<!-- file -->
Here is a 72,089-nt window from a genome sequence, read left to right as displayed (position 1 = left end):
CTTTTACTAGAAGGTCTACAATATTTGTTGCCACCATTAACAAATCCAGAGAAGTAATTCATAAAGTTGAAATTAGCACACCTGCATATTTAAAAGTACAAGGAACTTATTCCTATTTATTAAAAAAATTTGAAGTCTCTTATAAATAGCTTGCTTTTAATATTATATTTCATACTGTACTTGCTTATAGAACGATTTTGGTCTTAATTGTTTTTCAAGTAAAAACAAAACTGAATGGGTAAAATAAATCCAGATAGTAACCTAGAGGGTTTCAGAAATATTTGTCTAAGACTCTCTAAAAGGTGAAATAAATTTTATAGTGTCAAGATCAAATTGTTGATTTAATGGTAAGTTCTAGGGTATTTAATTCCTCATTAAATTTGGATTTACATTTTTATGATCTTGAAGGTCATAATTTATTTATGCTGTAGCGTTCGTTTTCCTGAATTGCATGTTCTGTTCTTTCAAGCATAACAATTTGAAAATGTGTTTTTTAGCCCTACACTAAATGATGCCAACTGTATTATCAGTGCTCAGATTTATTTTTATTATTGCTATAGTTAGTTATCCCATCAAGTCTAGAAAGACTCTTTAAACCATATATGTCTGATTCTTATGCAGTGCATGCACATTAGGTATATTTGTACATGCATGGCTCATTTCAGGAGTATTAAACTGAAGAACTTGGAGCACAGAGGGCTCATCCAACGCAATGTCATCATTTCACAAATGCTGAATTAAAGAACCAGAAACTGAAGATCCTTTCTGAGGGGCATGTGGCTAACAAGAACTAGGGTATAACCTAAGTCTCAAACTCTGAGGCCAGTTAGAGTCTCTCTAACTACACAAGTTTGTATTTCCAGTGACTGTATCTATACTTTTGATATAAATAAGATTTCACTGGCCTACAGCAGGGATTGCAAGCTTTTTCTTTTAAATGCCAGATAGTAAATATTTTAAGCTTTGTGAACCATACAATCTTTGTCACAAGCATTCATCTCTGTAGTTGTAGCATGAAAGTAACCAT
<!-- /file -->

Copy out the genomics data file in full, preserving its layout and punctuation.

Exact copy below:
Here is a 72,089-nt window from a genome sequence, read left to right as displayed (position 1 = left end):
CTTTTACTAGAAGGTCTACAATATTTGTTGCCACCATTAACAAATCCAGAGAAGTAATTCATAAAGTTGAAATTAGCACACCTGCATATTTAAAAGTACAAGGAACTTATTCCTATTTATTAAAAAAATTTGAAGTCTCTTATAAATAGCTTGCTTTTAATATTATATTTCATACTGTACTTGCTTATAGAACGATTTTGGTCTTAATTGTTTTTCAAGTAAAAACAAAACTGAATGGGTAAAATAAATCCAGATAGTAACCTAGAGGGTTTCAGAAATATTTGTCTAAGACTCTCTAAAAGGTGAAATAAATTTTATAGTGTCAAGATCAAATTGTTGATTTAATGGTAAGTTCTAGGGTATTTAATTCCTCATTAAATTTGGATTTACATTTTTATGATCTTGAAGGTCATAATTTATTTATGCTGTAGCGTTCGTTTTCCTGAATTGCATGTTCTGTTCTTTCAAGCATAACAATTTGAAAATGTGTTTTTTAGCCCTACACTAAATGATGCCAACTGTATTATCAGTGCTCAGATTTATTTTTATTATTGCTATAGTTAGTTATCCCATCAAGTCTAGAAAGACTCTTTAAACCATATATGTCTGATTCTTATGCAGTGCATGCACATTAGGTATATTTGTACATGCATGGCTCATTTCAGGAGTATTAAACTGAAGAACTTGGAGCACAGAGGGCTCATCCAACGCAATGTCATCATTTCACAAATGCTGAATTAAAGAACCAGAAACTGAAGATCCTTTCTGAGGGGCATGTGGCTAACAAGAACTAGGGTATAACCTAAGTCTCAAACTCTGAGGCCAGTTAGAGTCTCTCTAACTACACAAGTTTGTATTTCCAGTGACTGTATCTATACTTTTGATATAAATAAGATTTCACTGGCCTACAGCAGGGATTGCAAGCTTTTTCTTTTAAATGCCAGATAGTAAATATTTTAAGCTTTGTGAACCATACAATCTTTGTCACAAGCATTCATCTCTGTAGTTGTAGCATGAAAGTAACCAT